3. 3. Terena 2007 – Paper Submission importance. For the JANET community, the LBE service could be used for bulky GRID traffic that could starve regular Best Effort service of bandwidth because of its high amount of data, i.e. terabytes or even petabytes. When such traffic doesn’t have strict timing requirements it can be transferred during network idle times (which could be quite short, perhaps lasting only a few milliseconds). LBE allows network users to define which traffic could be transferred with the lowest priority. Security A Session Border Controller within the Freewire architecture protects the services and the JANET network from unauthorised users or attack. All services are pre-paid and so Inuk is protected from unauthorised use and fraud. The users are protected by having unique account ID/PIN. Customer Provisioning and Billing All service requests are made via a web portal and all billing is pre-paid; this is facilitated by the deployment of an industry leading third-party system – PortaOne. Network Interconnect Both the connection from the Inuk service platforms and the connection from these platforms to the Global Crossing network are direct connections, i.e. not over the public internet and hence additional security is provided. VoIP All on-net calls are controlled by the Inuk network hosted applications and so do not touch the public network. However, for students to reach users of other networks (the PSTN), the hosted applications needed to be connected to a carrier who bridges the gap between the closed user group of the JANET network and the PSTN. Global Crossing has been doing this since 2001, using Sonus soft switches and ACME Session Border Controllers within its core network and Sonus Media Gateways providing conversion from VoIP in the core to TDM at the edge facing the PSTN. Traffic within the core rides over Global Crossing’s private MPLS network ensuring that the Premium QoS required for the VoIP traffic is applied to maximise the quality of the user experience. By hosting geographic and non-geographic numbers within its network Global Crossing is able to facilitate the provision of numbers on which the students may be called when using the Freewire service. Historically universities have used non-geographic revenue share numbers for the on-net users to be reached by the PSTN community. Global Crossing has provided UK 0844 numbers (5ppm to the caller within the UK) in this instance with a small revenue share passing from BT to Global Crossing to Inuk and the universities. The call flow is the same, i.e. Caller on BT or other service provider network, over BT network, over GC network and then onto the JANET network via the Inuk SBC and application servers. Page 3 29 November 2006 Guy Clark, Chris Dawes, Nick Ruczaj
  4. 4. Terena 2007 – Paper Submission Outbound calls to the PSTN follow the exact reverse path for calls to UK national destinations, but pass out via a multitude of globally connected Global Crossing partners for international locations. Connectivity to PSTN Global Crossing Owned/Operated Network UNUK GC IP VPN LD, ILD, & LDS calls Session Border PR Router Controller IP and Apps Servers GC MPLS IP Session Border Controller GC VoIP TDM / GW Soft Switch TDM Global Crossing makes a small profit on both inbound and outbound call flows – retaining a proportion of the revenue invoiced from BT for inbound calls and applying a margin to the outbound call charges incurred from UK domestic and international operators. IPTV Inuk has developed a platform for the distribution of broadcast quality TV and audio over IP-based networks using multicast delivery. As part of its collaboration with UKERNA, Inuk broadcasts TV over the JANET network, in effect, meaning that any university connected to JANET already has access to Inuk’s Freewire TV service. No hardware is required at the university site to receive TV signals (i.e. no aerials, receivers or servers). Freewire provides a fully supported IPTV client for the student market with around 30 linear TV channels delivered as multicast streams over the JANET network. Inuk’s encoding is based on MPEG4 thereby reducing the bandwidth requirements for each channel. Compared to an MPEG2 stream, MPEG4 streams require approximately half the bandwidth (approximately 1.5 Mbps/stream). Page 4 29 November 2006 Guy Clark, Chris Dawes, Nick Ruczaj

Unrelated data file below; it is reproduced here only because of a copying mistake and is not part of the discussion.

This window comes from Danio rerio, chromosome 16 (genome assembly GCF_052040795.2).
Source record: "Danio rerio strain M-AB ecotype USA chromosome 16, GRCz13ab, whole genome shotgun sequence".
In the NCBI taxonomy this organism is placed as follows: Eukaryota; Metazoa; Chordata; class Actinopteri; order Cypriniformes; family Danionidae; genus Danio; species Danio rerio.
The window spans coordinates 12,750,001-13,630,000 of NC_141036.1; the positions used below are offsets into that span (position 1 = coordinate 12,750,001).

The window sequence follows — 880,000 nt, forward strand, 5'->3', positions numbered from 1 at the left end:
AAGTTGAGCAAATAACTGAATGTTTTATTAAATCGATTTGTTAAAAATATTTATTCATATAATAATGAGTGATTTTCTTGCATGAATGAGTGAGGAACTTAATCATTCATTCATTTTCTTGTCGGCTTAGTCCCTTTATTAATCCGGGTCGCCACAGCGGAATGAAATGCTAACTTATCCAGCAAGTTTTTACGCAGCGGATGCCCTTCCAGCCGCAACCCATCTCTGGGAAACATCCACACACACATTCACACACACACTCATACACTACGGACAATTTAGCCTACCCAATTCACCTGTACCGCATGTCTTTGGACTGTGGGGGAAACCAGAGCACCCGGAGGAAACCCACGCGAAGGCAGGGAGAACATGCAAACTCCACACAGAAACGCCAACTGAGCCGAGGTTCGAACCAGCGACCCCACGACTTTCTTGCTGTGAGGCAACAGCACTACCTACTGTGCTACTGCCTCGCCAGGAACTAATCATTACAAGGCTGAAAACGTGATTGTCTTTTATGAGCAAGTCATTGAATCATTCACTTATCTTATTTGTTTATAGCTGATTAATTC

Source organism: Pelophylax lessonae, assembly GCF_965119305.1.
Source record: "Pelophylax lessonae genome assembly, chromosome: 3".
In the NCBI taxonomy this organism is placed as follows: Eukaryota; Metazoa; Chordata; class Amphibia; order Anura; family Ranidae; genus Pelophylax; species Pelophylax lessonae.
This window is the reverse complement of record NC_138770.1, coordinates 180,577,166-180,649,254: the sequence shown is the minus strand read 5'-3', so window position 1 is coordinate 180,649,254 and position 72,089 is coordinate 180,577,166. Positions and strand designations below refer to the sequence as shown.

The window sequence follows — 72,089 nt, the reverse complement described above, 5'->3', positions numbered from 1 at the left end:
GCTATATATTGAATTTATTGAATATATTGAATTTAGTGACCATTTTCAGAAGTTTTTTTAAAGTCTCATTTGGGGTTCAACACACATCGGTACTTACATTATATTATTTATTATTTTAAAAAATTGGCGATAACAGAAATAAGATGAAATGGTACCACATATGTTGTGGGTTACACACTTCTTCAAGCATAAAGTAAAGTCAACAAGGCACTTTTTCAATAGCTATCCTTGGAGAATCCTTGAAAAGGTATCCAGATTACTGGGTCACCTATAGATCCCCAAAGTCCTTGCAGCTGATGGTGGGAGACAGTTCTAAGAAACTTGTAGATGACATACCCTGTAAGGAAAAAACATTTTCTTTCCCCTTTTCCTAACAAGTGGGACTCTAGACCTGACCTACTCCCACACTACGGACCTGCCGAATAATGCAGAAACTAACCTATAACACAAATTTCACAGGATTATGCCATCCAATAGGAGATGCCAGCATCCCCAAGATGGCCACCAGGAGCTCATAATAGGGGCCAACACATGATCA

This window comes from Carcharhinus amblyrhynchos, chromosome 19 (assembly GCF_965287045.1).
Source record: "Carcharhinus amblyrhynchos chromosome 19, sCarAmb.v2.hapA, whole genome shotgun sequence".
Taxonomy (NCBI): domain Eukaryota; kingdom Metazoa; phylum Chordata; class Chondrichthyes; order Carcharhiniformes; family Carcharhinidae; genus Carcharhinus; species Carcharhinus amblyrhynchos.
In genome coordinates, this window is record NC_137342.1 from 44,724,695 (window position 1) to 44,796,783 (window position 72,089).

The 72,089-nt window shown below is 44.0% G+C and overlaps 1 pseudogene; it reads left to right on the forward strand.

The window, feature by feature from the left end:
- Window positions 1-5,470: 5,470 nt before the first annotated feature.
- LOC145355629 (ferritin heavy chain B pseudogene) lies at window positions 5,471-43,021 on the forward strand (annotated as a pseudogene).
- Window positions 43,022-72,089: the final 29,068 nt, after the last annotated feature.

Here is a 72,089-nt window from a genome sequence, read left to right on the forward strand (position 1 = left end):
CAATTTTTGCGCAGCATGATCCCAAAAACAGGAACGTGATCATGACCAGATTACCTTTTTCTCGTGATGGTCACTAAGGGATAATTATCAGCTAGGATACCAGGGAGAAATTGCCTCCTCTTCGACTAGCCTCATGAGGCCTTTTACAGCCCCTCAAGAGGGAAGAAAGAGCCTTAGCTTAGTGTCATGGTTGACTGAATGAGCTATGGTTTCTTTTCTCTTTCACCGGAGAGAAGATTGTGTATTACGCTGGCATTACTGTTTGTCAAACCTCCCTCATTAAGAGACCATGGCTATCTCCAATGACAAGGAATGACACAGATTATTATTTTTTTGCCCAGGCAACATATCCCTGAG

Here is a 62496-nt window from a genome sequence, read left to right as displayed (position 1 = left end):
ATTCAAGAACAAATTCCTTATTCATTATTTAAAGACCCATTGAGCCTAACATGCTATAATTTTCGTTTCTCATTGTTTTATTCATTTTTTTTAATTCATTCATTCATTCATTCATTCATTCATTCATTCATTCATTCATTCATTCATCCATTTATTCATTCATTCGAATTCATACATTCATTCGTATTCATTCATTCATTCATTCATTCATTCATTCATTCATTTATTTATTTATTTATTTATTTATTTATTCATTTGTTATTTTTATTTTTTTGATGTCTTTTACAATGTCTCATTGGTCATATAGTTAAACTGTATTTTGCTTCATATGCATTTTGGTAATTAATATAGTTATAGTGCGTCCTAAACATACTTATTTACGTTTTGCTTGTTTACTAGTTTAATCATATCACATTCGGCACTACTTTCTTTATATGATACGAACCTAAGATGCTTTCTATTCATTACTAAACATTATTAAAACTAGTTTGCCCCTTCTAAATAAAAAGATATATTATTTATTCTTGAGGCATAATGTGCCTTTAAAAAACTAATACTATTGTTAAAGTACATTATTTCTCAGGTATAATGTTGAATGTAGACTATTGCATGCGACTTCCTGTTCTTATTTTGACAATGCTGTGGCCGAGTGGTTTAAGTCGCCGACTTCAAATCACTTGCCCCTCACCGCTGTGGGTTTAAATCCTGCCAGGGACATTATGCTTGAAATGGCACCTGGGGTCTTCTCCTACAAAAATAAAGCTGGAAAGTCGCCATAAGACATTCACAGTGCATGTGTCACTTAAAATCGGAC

5. 5. Terena 2007 – Paper Submission Freewire can be watched on a personal computer by downloading a software client, or on a standard TV set with the addition of a Set-Top Box. Freewire includes a full Electronic Programming Guide and online help facility. FreewireExtra is scheduled to launch in early 2007 and will build on the standard Freewire product by providing access to Premium content on a subscription and/or pay- per-view basis. Both the Freewire and FreewireExtra product will be enhanced over time with additional functionality, including: live pause/ rewind/replay, multi-room functionality, time shifted TV, community TV, gaming and network PVR. Conclusion The Freewire service uses powerful IP technologies to provide a high quality communications and media experience to its users whilst adding value to the university business model. Underpinning these applications are existing high bandwidth infrastructures and powerful MPLS/IP/QoS enabled platforms. The service platform is state-of-the-art, Next Generation Network and represents a pioneering approach that will, in due course be seen in many other private and public telecoms and media networks as expensive legacy platforms are replaced and as end users increasingly demand a new service experience. Page 5 29 November 2006 Guy Clark, Chris Dawes, Nick Ruczaj